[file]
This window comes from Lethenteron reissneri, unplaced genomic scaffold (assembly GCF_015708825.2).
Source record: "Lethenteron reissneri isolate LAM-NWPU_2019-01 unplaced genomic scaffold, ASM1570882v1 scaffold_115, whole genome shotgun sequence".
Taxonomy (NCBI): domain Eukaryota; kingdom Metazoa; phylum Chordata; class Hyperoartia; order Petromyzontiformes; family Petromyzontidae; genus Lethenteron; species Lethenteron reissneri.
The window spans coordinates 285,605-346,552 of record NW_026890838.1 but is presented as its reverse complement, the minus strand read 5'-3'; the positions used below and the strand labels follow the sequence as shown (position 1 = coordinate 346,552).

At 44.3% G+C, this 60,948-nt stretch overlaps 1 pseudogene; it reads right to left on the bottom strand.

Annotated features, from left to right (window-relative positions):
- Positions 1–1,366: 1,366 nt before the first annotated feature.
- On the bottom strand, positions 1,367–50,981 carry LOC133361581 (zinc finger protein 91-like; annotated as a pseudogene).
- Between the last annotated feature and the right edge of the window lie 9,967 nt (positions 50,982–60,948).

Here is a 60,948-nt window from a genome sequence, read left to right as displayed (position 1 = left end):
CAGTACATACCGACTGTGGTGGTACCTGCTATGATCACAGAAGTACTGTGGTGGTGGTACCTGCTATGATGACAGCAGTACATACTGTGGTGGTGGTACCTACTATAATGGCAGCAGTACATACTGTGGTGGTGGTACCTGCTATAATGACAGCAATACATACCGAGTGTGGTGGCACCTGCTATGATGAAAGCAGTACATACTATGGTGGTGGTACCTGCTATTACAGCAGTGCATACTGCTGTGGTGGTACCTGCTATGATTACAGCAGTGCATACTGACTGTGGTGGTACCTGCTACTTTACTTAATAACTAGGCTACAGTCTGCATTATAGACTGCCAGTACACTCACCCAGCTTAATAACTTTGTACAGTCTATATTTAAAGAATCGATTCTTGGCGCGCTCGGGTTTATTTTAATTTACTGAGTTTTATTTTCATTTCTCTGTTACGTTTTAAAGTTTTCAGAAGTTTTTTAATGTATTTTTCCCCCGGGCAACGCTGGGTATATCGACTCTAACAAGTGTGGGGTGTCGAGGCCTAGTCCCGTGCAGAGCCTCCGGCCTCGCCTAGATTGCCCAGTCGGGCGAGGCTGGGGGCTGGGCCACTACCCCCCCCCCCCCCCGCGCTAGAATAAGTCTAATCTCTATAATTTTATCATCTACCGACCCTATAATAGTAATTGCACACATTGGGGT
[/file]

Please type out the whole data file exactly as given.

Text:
This window comes from Lethenteron reissneri, unplaced genomic scaffold (assembly GCF_015708825.2).
Source record: "Lethenteron reissneri isolate LAM-NWPU_2019-01 unplaced genomic scaffold, ASM1570882v1 scaffold_115, whole genome shotgun sequence".
Taxonomy (NCBI): domain Eukaryota; kingdom Metazoa; phylum Chordata; class Hyperoartia; order Petromyzontiformes; family Petromyzontidae; genus Lethenteron; species Lethenteron reissneri.
The window spans coordinates 285,605-346,552 of record NW_026890838.1 but is presented as its reverse complement, the minus strand read 5'-3'; the positions used below and the strand labels follow the sequence as shown (position 1 = coordinate 346,552).

At 44.3% G+C, this 60,948-nt stretch overlaps 1 pseudogene; it reads right to left on the bottom strand.

Annotated features, from left to right (window-relative positions):
- Positions 1–1,366: 1,366 nt before the first annotated feature.
- On the bottom strand, positions 1,367–50,981 carry LOC133361581 (zinc finger protein 91-like; annotated as a pseudogene).
- Between the last annotated feature and the right edge of the window lie 9,967 nt (positions 50,982–60,948).

Here is a 60,948-nt window from a genome sequence, read left to right as displayed (position 1 = left end):
CAGTACATACCGACTGTGGTGGTACCTGCTATGATCACAGAAGTACTGTGGTGGTGGTACCTGCTATGATGACAGCAGTACATACTGTGGTGGTGGTACCTACTATAATGGCAGCAGTACATACTGTGGTGGTGGTACCTGCTATAATGACAGCAATACATACCGAGTGTGGTGGCACCTGCTATGATGAAAGCAGTACATACTATGGTGGTGGTACCTGCTATTACAGCAGTGCATACTGCTGTGGTGGTACCTGCTATGATTACAGCAGTGCATACTGACTGTGGTGGTACCTGCTACTTTACTTAATAACTAGGCTACAGTCTGCATTATAGACTGCCAGTACACTCACCCAGCTTAATAACTTTGTACAGTCTATATTTAAAGAATCGATTCTTGGCGCGCTCGGGTTTATTTTAATTTACTGAGTTTTATTTTCATTTCTCTGTTACGTTTTAAAGTTTTCAGAAGTTTTTTAATGTATTTTTCCCCCGGGCAACGCTGGGTATATCGACTCTAACAAGTGTGGGGTGTCGAGGCCTAGTCCCGTGCAGAGCCTCCGGCCTCGCCTAGATTGCCCAGTCGGGCGAGGCTGGGGGCTGGGCCACTACCCCCCCCCCCCCCCGCGCTAGAATAAGTCTAATCTCTATAATTTTATCATCTACCGACCCTATAATAGTAATTGCACACATTGGGGT